ASIAN-TYPE PLUM CULTIVARS IMPORTED BY BURBANK
‘Burbank’ was a seedling of ‘Wassu’ imported by Burbank from Japan in 1883 (Hedrick, 1911) or 1885 (Howard, 1945), named in 1887, and introduced in 1888. The tree is vigorous, spreading, a precocious bearer, and self-sterile. Fruit are almost globular; skin is cherry red over deep yellow ground, dotted with yellow spots; flesh is golden yellow, juicy, very sweet, but not intense in flavor; it is clingstone; and the pit is very small. The season is late June and early July with a relatively long ripening period. It is an excellent shipper (Allen, 1929). In the first half of the 20th century ‘Burbank’ was one of the most popular cultivars for both commercial and home use (Allen, 1929; Hedrick, 1911; Wickson, 1926). In 1938 171,000 crates were shipped, but by 1945, it accounted for only 2% of shipments from California. Today it is no longer grown commercially, germplasm is not available from the National Clonal Germplasm Repository for Tree Fruit, Nut Crops and Grapes at Davis, CA (NCGR-Davis), and nurseries no longer carry this cultivar.
‘Abundance’ was imported from Japan by Burbank in 1884 (Howard, 1945) or 1885 (Butterfield, 1938) and introduced by John T. Lovett of Little Silver, NJ, in 1888. It was originally known as ‘Botan’ (Howard, 1945). The tree is large, vigorous, and hardy. Fruit are medium size and globular or irregular ovoid with a pointed apex; skin is cherry red over a yellow ground, covered with white bloom; it is clingstone; and flesh is yellow, juicy, and rich (Allen, 1929; Hedrick, 1911; Waugh, 1901; Wickson, 1926). Its season is early. Multiple strains of different appearance were sold under the name (Waugh, 1901). ‘Abundance’ was adaptable to a wide diversity of soils and, as its name indicates, was a prolific bearer (Hedrick, 1911). In 1910 it was popular for shipment from early regions (Wickson, 1910), but it was a poor shipper, susceptible to brown rot, and by 1926, it was disapproved for shipping (Wickson, 1926). In 1945 it was still “perhaps planted more widely than any other Japanese plum, although others, because of their shipping qualities, [had] a much larger acreage, especially in the South and on the Pacific Coast” (Howard, 1945). It is not grown commercially today. Germplasm is available from NCGR-Davis, where the accession number is DPRU 919. This cultivar currently does not appear to be available from nurseries. It was a parent of ‘Climax’.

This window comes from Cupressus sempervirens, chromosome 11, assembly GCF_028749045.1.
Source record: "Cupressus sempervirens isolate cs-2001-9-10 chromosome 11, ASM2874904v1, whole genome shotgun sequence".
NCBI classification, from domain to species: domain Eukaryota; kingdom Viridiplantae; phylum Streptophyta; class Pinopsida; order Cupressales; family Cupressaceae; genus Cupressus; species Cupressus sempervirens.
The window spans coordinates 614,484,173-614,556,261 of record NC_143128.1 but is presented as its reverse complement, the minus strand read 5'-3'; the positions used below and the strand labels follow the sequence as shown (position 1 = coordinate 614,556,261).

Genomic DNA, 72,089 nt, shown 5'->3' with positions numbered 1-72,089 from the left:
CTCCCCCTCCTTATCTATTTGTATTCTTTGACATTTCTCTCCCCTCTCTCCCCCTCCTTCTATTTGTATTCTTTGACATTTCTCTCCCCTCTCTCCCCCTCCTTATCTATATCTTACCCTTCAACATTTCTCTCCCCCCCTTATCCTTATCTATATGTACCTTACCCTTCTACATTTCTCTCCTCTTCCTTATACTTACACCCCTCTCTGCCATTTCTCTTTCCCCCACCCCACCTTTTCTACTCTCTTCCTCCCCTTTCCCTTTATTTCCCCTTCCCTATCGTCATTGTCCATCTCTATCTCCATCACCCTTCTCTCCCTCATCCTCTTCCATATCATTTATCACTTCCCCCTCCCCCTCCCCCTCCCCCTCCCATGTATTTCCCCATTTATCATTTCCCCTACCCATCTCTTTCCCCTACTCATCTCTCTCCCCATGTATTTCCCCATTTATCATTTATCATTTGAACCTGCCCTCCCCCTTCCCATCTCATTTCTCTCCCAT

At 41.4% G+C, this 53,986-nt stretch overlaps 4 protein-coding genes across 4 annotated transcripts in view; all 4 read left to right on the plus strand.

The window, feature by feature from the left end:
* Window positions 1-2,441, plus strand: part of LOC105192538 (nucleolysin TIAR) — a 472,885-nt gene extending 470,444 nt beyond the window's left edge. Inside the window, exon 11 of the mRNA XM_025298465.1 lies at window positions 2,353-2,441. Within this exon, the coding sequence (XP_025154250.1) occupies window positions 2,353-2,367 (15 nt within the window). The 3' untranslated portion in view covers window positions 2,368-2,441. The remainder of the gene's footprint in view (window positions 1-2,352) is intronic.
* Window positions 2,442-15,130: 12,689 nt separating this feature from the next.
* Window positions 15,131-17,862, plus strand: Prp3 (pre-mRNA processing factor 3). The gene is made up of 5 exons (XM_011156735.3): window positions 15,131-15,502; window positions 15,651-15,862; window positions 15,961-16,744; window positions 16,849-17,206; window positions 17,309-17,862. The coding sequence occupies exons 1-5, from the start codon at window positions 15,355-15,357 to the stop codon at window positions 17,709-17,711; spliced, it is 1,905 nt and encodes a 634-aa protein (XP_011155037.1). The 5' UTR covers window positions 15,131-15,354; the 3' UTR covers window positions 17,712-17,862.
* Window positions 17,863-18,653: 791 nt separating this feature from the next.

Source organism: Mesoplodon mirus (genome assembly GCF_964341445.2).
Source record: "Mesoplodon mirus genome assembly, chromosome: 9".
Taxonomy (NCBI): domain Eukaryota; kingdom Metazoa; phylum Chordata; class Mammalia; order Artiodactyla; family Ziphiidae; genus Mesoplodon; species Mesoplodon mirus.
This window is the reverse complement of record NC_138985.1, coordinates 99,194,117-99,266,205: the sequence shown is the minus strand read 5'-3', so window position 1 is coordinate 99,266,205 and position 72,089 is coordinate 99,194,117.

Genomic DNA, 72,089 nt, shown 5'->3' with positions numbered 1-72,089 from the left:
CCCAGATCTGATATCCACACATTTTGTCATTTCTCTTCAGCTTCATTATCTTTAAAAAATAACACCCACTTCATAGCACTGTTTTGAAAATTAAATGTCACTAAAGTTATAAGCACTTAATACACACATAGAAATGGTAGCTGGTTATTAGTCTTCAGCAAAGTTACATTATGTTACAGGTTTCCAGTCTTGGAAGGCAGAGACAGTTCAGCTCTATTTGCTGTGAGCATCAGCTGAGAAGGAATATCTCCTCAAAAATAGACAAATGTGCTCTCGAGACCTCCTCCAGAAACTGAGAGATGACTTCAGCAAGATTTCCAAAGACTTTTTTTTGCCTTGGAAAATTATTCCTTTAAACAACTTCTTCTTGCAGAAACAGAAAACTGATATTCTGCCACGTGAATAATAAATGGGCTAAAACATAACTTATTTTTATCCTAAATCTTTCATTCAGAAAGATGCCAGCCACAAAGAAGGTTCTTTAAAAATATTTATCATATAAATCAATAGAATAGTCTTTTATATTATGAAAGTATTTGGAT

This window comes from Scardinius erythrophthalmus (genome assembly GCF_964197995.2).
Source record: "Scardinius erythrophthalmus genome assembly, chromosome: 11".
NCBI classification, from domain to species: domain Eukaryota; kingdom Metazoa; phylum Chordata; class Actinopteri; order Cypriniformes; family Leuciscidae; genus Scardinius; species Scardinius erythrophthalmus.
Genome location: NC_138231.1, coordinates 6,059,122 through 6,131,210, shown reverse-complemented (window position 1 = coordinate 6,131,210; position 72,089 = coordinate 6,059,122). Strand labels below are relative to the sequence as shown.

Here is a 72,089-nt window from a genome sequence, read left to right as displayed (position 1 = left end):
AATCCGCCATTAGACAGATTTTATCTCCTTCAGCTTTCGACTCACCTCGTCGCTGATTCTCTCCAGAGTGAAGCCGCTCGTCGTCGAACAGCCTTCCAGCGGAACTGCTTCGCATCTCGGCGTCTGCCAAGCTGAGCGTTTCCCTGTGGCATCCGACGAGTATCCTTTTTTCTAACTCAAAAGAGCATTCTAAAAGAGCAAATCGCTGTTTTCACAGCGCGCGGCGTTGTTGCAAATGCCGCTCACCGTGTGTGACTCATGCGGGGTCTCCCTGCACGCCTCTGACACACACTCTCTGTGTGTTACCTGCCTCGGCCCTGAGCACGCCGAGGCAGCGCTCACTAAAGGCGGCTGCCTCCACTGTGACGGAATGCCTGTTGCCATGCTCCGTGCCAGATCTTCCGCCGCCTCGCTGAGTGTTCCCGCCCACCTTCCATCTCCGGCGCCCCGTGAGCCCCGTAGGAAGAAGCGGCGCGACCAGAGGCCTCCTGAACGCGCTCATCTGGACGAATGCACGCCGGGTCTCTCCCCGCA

‘Satsuma’ came from a tree received by Burbank from Yokohama, Japan, in Dec. 1885 and was first named “Blood Plum of Satsuma” after a province in Japan (Hedrick, 1911). Buds were sold under the original name in 1887, and the trees were first sold in 1889. The tree medium to large, upright-spreading, vigorous, moderately productive, bearing heavier crops as the tree becomes older. Fruit are small to medium, round, or slightly flattened; skin is mottled dull red and green (Fig. 2), somewhat tough, and bitter (Ashton, 2008); it is semiclingstone; flesh is deep red, firm, juicy with a rich almond-like flavor (Hedrick, 1911). The season is mid- to late July to early August. It is partially self-fruitful, adapted to areas with low winter chill, and so popular in southern California; it is a probable parent or ancestor of ‘Mariposa’. It is never much cultivated commercially but important for local markets and home plantings; it is primarily used for cooking, canning, and preserves rather than fresh shipments (Allen, 1929). It is not represented at NCGR-Davis but widely available from nurseries.